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Elegant gecko (Stenodactylus sthenodactylus)

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Elegant geckos (sometimes known as Short-fingered gecko) are a small species of nocturnal geckos found in Norther Africa up into the Middle East – most found in captivity are originally from stock sourced in Egypt. They are a terrestrial species growing to around 6-8cm long. An interesting fact is within the taxonomy, the scientific name given is Stenodactylus sthenodactylus – the “h” shouldn’t be there, typos even existed when the species was originally described in 1823!   Being from a desert region, they need an arid set up to thrive in captivity – much like a Leopard gecko in many ways, just in miniature. A small vivarium suffices, make sure there are no small gaps between the glass or elsewhere. Floor covering needs to be sand (don’t worry too much…
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Leipzig Zoo

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Leipzig Zoo is a zoo full of history, first opening in 1878. It has been owned by the city since 1920, and has seen many changes as the Second World War broke out and the subsequent forming / passing of Eastern Germany. It has a fantastic mix of old and new and is similar in that respect to London Zoo.   The older parts include the aquarium and reptile house (pre-themed areas were all taxa are displayed). On this visit the aquarium was closed for renovation – but the reptile house was open and is still a charming place to see reptiles. I have visited Leipzig Zoo previously, and the aquarium was open, it’s a similarly charming old version of displaying animals – but my favourite part was the old…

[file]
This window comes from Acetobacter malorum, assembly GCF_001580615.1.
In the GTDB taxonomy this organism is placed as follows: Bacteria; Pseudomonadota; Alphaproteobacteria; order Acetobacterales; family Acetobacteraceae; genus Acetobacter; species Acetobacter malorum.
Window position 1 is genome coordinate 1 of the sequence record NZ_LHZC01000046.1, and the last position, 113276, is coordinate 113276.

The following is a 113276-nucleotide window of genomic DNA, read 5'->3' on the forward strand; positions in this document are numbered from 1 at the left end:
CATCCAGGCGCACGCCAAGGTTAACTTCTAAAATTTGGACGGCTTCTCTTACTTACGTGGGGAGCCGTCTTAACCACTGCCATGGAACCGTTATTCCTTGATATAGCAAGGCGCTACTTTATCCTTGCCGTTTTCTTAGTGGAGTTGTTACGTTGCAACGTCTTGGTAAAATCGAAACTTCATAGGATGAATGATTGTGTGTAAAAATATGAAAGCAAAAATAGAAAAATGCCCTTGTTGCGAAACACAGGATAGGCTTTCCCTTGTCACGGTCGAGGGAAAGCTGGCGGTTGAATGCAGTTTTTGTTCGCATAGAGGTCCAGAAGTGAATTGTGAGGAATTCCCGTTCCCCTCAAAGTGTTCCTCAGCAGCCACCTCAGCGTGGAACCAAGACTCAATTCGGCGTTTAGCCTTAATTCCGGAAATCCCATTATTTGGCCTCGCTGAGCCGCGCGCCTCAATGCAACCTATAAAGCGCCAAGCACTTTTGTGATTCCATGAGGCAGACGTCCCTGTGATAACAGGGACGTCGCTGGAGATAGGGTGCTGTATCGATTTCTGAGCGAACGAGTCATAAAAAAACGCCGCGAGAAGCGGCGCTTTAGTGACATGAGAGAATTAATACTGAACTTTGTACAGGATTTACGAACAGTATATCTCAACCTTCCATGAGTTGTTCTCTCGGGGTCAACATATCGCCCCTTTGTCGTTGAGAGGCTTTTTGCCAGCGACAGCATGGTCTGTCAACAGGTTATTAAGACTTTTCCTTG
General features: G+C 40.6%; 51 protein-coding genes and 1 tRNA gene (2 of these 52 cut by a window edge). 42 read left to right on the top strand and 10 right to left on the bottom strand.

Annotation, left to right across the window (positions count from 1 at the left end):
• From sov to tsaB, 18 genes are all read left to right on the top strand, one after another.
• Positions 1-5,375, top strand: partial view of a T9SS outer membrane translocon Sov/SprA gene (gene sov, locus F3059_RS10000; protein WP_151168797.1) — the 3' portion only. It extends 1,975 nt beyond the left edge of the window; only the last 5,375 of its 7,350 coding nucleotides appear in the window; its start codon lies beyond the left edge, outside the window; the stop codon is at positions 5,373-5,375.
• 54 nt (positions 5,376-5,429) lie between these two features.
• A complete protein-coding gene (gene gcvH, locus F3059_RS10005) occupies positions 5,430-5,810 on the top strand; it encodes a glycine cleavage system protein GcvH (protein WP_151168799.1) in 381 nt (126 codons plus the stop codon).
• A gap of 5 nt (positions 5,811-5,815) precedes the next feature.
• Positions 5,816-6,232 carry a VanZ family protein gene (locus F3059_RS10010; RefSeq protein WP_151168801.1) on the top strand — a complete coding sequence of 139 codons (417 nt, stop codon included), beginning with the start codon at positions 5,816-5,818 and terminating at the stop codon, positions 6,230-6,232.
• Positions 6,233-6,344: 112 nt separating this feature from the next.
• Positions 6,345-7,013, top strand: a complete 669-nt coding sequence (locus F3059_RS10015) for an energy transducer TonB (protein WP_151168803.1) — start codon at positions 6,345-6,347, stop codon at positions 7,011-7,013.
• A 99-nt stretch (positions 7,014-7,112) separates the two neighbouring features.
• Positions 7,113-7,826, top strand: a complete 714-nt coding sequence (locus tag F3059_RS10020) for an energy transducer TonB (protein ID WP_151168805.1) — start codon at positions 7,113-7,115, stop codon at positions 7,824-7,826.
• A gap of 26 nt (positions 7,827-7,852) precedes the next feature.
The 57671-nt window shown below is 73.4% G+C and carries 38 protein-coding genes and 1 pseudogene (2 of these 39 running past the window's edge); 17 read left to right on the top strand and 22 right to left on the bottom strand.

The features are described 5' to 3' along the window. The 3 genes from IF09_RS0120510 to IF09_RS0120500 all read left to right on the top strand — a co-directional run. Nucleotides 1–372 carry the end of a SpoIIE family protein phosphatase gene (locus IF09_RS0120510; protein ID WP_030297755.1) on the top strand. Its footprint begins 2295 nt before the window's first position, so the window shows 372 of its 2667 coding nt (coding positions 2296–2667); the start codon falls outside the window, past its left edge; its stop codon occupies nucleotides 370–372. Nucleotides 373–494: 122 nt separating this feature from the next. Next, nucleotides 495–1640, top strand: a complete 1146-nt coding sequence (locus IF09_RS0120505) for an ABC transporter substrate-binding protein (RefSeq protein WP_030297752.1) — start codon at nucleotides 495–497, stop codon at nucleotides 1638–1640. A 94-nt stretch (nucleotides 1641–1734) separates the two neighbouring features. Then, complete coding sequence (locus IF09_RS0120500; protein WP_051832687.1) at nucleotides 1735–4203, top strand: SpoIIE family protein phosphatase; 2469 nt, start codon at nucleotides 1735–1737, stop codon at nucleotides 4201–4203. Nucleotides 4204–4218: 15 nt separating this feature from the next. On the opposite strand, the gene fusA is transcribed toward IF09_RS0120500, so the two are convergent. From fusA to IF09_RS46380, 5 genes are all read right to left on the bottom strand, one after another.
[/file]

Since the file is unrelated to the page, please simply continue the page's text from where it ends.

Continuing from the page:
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Photography at Coast to Coast Exotics